Last week a team of international investigators concluded that the ship was hit by a North Korean torpedo, a charge North Korea has denied.
The findings have dramatically raised tensions on the Korean peninsula, with North Korea suspending most of the few links it has with the South, claiming Seoul fabricated evidence related to the sinking.
China has so far refused to back calls for further sanctions against the North, and has avoided giving its support to the investigation team's findings.
"South Korea will focus all diplomatic efforts on holding North Korea responsible in the summit this weekend," Park Sun-Kyoo, spokesman for the South Korean president, told reporters ahead of the meeting.
During talks on Friday, the Chinese premier was quoted as saying that Beijing would review the probe results in an "objective and fair" manner before determining its position.
Wen added that Beijing would not protect those responsible.
South Korea, the US and Japan are all seeking China's support for motion to sanction - or, at least, to censure - North Korea at the UN Security Council.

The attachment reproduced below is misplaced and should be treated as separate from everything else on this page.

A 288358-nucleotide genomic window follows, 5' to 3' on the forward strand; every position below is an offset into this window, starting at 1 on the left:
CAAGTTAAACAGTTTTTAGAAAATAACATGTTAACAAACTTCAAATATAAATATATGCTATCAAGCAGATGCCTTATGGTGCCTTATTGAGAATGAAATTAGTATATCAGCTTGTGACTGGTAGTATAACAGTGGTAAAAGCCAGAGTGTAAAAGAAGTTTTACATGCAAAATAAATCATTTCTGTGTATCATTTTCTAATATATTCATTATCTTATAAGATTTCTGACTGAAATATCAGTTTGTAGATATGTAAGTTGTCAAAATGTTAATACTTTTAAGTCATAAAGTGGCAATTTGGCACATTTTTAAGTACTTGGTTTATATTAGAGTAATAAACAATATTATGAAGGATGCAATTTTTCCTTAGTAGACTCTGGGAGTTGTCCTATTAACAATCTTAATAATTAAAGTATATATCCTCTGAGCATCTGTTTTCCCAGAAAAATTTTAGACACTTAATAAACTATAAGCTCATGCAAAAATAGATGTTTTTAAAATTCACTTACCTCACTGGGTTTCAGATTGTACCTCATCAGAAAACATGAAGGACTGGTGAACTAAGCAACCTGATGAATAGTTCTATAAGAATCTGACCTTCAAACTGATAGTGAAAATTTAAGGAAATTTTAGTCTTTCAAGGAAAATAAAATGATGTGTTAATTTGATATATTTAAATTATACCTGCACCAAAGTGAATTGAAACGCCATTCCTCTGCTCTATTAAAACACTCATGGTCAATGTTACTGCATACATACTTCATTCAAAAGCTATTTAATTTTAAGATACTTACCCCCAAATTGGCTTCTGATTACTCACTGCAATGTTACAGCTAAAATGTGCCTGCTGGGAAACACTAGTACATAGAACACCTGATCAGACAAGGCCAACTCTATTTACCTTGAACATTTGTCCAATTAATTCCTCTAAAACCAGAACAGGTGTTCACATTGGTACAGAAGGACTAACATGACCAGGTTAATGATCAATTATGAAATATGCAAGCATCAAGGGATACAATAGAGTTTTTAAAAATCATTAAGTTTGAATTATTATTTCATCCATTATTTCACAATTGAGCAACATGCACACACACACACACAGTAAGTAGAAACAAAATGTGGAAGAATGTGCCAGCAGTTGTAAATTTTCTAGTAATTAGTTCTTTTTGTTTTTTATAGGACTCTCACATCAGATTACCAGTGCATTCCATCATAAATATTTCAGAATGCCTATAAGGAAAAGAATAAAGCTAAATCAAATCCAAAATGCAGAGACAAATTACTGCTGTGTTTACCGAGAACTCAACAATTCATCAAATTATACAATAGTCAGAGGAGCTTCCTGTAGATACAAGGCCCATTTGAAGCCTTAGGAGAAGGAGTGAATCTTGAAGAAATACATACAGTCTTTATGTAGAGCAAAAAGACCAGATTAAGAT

China, which holds veto power at the Security Council, is the North's sole major ally and economic lifeline.
Al Jazeera's Tony Birtley, reporting from Seoul, said that Wen's position was no surprise. "He spoke the words that people expected but didn't want to hear. There was some flawed hope that maybe Premier Wen would come out and stand behind the international community to have some sort of action that would go through the security council and probably help to dissipate this crisis, but he didn't."
In its latest comments on the sinking, North Korea on Friday again flatly rejected allegations that it torpedoed the Cheonan, saying it does not own a midget submarine allegedly used for the attack, according to Pyongyang's official news media.
|Wen, left, said China would not protect whoever sunk the Cheonan [AFP]
Major General Pak Rim Su, director of the policy department of the North's powerful National Defence Commission (NDC), also rebutted Seoul's claim that parts of a torpedo salvaged from the seabed exactly match a model that the North had offered for export.
"Who in the world would hand over torpedo designs while selling torpedoes?" Pak said.
South Korea's reprisals against the North include a trade cut-off and the resumption of cross-border propaganda broadcasts.
Pyongyang has threatened to shell the loudspeakers now being installed along the tense frontier if the broadcasts go ahead.
The North has also cut all ties with the South, scrapped pacts aimed at averting accidental flare-ups along their disputed sea border and vowed to attack any intruding ships.